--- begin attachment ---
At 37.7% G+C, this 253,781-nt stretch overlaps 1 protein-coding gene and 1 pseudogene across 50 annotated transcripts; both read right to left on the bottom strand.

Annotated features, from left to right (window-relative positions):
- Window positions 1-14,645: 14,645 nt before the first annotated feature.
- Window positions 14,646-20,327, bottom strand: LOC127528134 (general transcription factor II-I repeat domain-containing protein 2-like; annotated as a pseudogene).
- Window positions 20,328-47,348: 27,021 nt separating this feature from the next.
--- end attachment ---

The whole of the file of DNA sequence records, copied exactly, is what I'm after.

At 37.7% G+C, this 253,781-nt stretch overlaps 1 protein-coding gene and 1 pseudogene across 50 annotated transcripts; both read right to left on the bottom strand.

Annotated features, from left to right (window-relative positions):
- Window positions 1-14,645: 14,645 nt before the first annotated feature.
- Window positions 14,646-20,327, bottom strand: LOC127528134 (general transcription factor II-I repeat domain-containing protein 2-like; annotated as a pseudogene).
- Window positions 20,328-47,348: 27,021 nt separating this feature from the next.